Loyalty programmes have long been wedded into customer-facing brands’ marketing strategies. The idea here is to make people stay loyal to a brand, and incentivizing them to do so. But stats show otherwise. A report submitted by the McKinsey Global Institute claims that over half of those companies who have loyalty programmes fare equally well or in fact worse than those that don’t. As a result, some innovators who have succeeded in making loyalty pay have come together to share their views on what works best. Firstly, loyalty must be integrated with the overall experience as Starbucks has done so successfully. Business intelligence must be used from the granular bits of data gathered to aid in decision-making. Strategic partnerships must be built along the way which benefits all stakeholders, such as that between Sainsbury and Nectar. These collaborations must seek to solve the customer’s as well as the industry’s pain areas. The difference between the real cost to the customer and the perceived value must keep rising. The reinvestments made from these loyalty programmes need to be allocated to the customer bringing maximum profits.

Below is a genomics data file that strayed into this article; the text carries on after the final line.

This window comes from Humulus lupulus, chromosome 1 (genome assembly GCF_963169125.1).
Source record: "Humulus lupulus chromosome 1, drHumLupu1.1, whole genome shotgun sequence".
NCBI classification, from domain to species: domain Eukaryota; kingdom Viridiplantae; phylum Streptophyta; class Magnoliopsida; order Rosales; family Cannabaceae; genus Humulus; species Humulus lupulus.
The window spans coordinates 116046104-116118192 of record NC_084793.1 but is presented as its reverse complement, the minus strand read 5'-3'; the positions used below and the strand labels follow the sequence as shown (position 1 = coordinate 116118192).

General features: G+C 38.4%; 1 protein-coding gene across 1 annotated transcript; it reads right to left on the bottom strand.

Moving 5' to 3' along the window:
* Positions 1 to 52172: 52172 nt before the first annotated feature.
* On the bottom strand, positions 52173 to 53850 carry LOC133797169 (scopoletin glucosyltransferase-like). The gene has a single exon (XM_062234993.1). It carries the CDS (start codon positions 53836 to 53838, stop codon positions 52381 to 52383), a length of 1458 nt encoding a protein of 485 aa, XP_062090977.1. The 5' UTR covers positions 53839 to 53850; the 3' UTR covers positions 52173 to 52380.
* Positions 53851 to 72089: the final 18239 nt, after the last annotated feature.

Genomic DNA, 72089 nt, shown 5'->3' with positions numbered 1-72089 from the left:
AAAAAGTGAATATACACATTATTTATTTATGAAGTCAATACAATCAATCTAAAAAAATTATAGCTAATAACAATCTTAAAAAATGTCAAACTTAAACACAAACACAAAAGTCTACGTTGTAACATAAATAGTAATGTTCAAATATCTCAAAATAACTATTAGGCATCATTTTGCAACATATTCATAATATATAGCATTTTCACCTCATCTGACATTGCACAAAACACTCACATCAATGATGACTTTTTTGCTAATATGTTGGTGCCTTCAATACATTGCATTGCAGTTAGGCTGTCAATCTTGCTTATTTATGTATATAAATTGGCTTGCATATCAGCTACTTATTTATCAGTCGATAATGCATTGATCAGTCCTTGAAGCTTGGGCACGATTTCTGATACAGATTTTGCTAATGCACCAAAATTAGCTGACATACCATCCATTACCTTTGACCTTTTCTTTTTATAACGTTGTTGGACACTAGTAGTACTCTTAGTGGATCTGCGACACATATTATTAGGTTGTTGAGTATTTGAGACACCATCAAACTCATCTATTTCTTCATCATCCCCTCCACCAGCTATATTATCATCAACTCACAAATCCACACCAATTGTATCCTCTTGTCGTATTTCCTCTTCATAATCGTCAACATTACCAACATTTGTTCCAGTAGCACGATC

Source:https://www.mckinsey.com/business-functions/marketing-and-sales/our-insights/making-loyalty-pay-six-lessons-from-the-innovators

Uploaded Date:12 November 2018

Jeff Bezos believes in a startup culture to pervade Amazon at all times. This is good for fostering a culture of business innovation and avoiding the stasis common at other large firms. One of the unique features new recruits encounter at Amazon, in comparison to other places is that PowerPoint presentations are banned. Instead, those speaking need to do a six-page narrative discussion. Bullet-pointed word docs are equally considered unsuitable. This narrative style allows for more immersive discussion. Bezos has never been a stickler for the corporate strategy drafted. Instead, decisions can easily be reversed if counter proof, better for business or value addition are presented. One need not wait for all the data or information to arrive. Decisions must not stall for this want. There is room for disagreement. But once a commitment has been made, that needs to be executed. Waiting for consensus is not part of the Bezos style of management as that would delay the work.

Source:https://www.forbes.com/sites/eriklarson/2018/09/24/how-jeff-bezos-uses-faster-better-decisions-to-keep-amazon-innovating/#66f7178c7a65

Uploaded Date:10 November 2018